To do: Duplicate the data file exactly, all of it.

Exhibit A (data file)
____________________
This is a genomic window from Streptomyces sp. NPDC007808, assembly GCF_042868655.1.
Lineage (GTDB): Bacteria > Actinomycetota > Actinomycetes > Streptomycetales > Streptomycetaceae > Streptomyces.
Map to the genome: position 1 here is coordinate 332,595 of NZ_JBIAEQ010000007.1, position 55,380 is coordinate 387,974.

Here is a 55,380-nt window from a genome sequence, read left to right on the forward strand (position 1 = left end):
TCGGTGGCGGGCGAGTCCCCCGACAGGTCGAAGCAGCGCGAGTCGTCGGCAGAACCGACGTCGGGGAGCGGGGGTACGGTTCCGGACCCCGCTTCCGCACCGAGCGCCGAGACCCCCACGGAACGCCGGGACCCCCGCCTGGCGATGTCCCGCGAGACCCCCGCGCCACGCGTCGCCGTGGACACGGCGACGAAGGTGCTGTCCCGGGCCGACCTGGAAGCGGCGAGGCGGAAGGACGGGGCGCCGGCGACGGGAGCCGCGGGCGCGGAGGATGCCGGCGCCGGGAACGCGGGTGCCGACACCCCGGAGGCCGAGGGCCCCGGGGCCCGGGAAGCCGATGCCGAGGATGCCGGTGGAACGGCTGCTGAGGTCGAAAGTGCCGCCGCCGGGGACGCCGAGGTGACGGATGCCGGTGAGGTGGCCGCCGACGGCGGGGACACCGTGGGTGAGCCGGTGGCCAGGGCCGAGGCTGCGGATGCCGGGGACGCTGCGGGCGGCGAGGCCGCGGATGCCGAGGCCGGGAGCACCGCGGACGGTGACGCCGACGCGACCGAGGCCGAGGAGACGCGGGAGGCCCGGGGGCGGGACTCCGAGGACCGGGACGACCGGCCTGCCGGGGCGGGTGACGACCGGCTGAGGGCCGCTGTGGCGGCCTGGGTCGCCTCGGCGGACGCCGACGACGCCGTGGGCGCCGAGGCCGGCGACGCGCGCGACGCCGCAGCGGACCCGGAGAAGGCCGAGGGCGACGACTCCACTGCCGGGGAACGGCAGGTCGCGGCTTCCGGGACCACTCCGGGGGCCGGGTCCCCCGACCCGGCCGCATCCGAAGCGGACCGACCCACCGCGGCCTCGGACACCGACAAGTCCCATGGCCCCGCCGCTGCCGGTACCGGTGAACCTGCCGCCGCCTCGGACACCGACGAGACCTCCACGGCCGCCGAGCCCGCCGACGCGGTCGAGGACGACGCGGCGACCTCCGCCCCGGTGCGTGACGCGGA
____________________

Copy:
This is a genomic window from Streptomyces sp. NPDC007808, assembly GCF_042868655.1.
Lineage (GTDB): Bacteria > Actinomycetota > Actinomycetes > Streptomycetales > Streptomycetaceae > Streptomyces.
Map to the genome: position 1 here is coordinate 332,595 of NZ_JBIAEQ010000007.1, position 55,380 is coordinate 387,974.

Here is a 55,380-nt window from a genome sequence, read left to right on the forward strand (position 1 = left end):
TCGGTGGCGGGCGAGTCCCCCGACAGGTCGAAGCAGCGCGAGTCGTCGGCAGAACCGACGTCGGGGAGCGGGGGTACGGTTCCGGACCCCGCTTCCGCACCGAGCGCCGAGACCCCCACGGAACGCCGGGACCCCCGCCTGGCGATGTCCCGCGAGACCCCCGCGCCACGCGTCGCCGTGGACACGGCGACGAAGGTGCTGTCCCGGGCCGACCTGGAAGCGGCGAGGCGGAAGGACGGGGCGCCGGCGACGGGAGCCGCGGGCGCGGAGGATGCCGGCGCCGGGAACGCGGGTGCCGACACCCCGGAGGCCGAGGGCCCCGGGGCCCGGGAAGCCGATGCCGAGGATGCCGGTGGAACGGCTGCTGAGGTCGAAAGTGCCGCCGCCGGGGACGCCGAGGTGACGGATGCCGGTGAGGTGGCCGCCGACGGCGGGGACACCGTGGGTGAGCCGGTGGCCAGGGCCGAGGCTGCGGATGCCGGGGACGCTGCGGGCGGCGAGGCCGCGGATGCCGAGGCCGGGAGCACCGCGGACGGTGACGCCGACGCGACCGAGGCCGAGGAGACGCGGGAGGCCCGGGGGCGGGACTCCGAGGACCGGGACGACCGGCCTGCCGGGGCGGGTGACGACCGGCTGAGGGCCGCTGTGGCGGCCTGGGTCGCCTCGGCGGACGCCGACGACGCCGTGGGCGCCGAGGCCGGCGACGCGCGCGACGCCGCAGCGGACCCGGAGAAGGCCGAGGGCGACGACTCCACTGCCGGGGAACGGCAGGTCGCGGCTTCCGGGACCACTCCGGGGGCCGGGTCCCCCGACCCGGCCGCATCCGAAGCGGACCGACCCACCGCGGCCTCGGACACCGACAAGTCCCATGGCCCCGCCGCTGCCGGTACCGGTGAACCTGCCGCCGCCTCGGACACCGACGAGACCTCCACGGCCGCCGAGCCCGCCGACGCGGTCGAGGACGACGCGGCGACCTCCGCCCCGGTGCGTGACGCGGA